In India, the majority of the population are under privileged. Several of them are suffering from illnesses and are struggling to pay their medical bills. There are children who lack money to afford education and essential facilities. There are places in India that still do not have bathrooms and toilets attached to houses.
People are expected to use the fields and such for toilet and bathing purposes. This is why there are several NGOs trying to raise funds using different methods like crowdfunding to provide them with necessary amenities.
Crowdfunding has proven to be one of the most effective ways to raise funds. Thanks to Indian crowdfunding platforms like Impact Guru and Milaap, fundraising for social causes as well as personal causes has become much simpler. These sites have campaigns which are divided into different categories, such as a campaign trying to gather funds for an individual’s medical treatment.
Crowdfunding helps non-profits to achieve their goals of spreading awareness as well as raising funds for a cause, with very little effort. It uses the power of internet and technology and social media campaigns to reach out to the masses encouraging them to donate for such causes.
Since 2010, crowdfunding India has seen the emergence of at least 15 such platforms. Although the industry is growing, the legalities around crowdfunding remains complicated. While there is no one law regulating crowdfunding in India, it is monitored by the Securities and Exchange Board of India (SEBI).
Apart from equity-based crowdfunding, other forms of crowdfunding like Rewards-based crowdfunding, Donation-based crowdfunding and Debt-based crowdfunding are legal in India.
As the name suggests, donation-based crowdfunding requests individuals or organisations to donate money for a cause without the promise of anything in return. Most of the times, the individuals opt for crowdfunding via online platforms to pay for the medical costs of transplants and cancer treatments because these aren’t covered by health insurances or bank loans.
But NGOs have been using the power of crowdfunding the most. Online crowdfunding has lowered down NGO fundraising cost by 60% and many NGOs are now using it as a primary option for raising money for any cause.
Since donation-based crowdfunding works on the financial sector where there is no financial return involve, it is exempted from SEBI rules. It is governed by the Information Technology Act (2000) and Income Tax regulations.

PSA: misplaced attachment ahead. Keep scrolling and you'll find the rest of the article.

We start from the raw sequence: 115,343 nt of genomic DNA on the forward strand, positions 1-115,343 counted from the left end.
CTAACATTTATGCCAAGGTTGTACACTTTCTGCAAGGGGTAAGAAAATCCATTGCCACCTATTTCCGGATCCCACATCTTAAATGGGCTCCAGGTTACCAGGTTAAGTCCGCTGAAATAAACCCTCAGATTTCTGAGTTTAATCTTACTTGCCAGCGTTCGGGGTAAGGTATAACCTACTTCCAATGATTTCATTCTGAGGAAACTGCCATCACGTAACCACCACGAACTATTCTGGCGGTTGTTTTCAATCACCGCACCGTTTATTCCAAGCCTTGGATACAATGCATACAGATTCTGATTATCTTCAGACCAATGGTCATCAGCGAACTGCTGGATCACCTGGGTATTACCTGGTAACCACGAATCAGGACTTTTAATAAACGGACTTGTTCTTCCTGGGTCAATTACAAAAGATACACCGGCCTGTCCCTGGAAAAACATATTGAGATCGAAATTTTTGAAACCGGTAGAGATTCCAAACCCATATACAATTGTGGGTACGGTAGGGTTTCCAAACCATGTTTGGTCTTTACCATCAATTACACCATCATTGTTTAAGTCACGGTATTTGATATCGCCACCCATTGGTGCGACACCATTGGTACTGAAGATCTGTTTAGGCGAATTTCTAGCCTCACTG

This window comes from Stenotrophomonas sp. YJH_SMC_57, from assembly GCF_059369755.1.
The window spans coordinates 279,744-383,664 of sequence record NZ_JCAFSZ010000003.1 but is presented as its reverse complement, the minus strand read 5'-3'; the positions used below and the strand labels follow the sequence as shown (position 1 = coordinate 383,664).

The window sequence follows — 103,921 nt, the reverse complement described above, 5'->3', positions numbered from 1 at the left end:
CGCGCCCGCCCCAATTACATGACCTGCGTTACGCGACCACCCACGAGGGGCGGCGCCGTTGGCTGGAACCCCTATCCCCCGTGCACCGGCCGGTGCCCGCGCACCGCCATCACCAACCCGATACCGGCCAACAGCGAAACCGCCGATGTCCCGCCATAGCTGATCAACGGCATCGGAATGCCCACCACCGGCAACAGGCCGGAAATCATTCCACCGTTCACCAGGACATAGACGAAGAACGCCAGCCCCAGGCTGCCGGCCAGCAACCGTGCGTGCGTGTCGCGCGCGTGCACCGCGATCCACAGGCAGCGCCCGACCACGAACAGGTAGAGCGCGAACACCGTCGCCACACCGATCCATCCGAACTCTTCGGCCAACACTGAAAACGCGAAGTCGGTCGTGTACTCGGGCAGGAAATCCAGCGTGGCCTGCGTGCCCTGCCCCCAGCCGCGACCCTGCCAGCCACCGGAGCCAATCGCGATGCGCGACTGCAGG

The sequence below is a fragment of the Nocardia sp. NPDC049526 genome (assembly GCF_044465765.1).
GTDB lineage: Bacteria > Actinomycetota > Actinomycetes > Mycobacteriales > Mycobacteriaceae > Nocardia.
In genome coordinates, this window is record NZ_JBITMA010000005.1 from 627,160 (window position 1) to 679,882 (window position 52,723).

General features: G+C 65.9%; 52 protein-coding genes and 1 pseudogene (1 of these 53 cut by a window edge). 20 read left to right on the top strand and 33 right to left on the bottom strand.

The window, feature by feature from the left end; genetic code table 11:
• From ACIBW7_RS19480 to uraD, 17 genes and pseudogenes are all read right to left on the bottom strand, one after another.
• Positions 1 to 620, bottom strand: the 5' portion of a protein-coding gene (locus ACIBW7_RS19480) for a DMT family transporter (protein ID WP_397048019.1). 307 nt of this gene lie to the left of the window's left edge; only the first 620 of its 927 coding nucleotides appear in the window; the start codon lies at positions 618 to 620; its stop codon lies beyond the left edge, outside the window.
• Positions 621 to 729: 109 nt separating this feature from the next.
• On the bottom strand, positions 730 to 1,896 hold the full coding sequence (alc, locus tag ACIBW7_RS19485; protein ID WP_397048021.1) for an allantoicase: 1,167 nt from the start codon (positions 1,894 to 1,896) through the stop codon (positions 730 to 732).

Under Income Tax Section 80G, all donations made to charities and non-profit organisations are exempted from tax deductions. In fact, online crowdfunding platforms make sure that the donors get 80G exemptions.
According to Income Tax regulations, any donations made above INR 2,000 in cash is not eligible for deductions. But the online platforms have multiple cashless payment options to ensure everyone who donates gets a tax exemption certificate.
Donations made to only charities falling under 80G category are eligible for an 80G deduction. Charities with religious or business angle are usually not granted 80G certification. Similarly, if you are donating to private trusts, which are not registered under 80G certification, or gifting to trusts operating outside India (a foreign trust), it will fall under taxable income.
Not all NGOs or trusts are eligible for an 80G certification. There are a few rules that need to be followed to acquire it. A few reasons which can lead to the government rejecting your claim for an 80G certification are as follows:
- If the non-profit organisation is involved in business or financial transactions other than donations, then the two needs to be segregated. Otherwise, request for 80G will be denied.
- All non-profits are liable to keep a strict accounting of all transactions as proof before applying for 80G. These documents are scrutinised thoroughly before the certification is issued.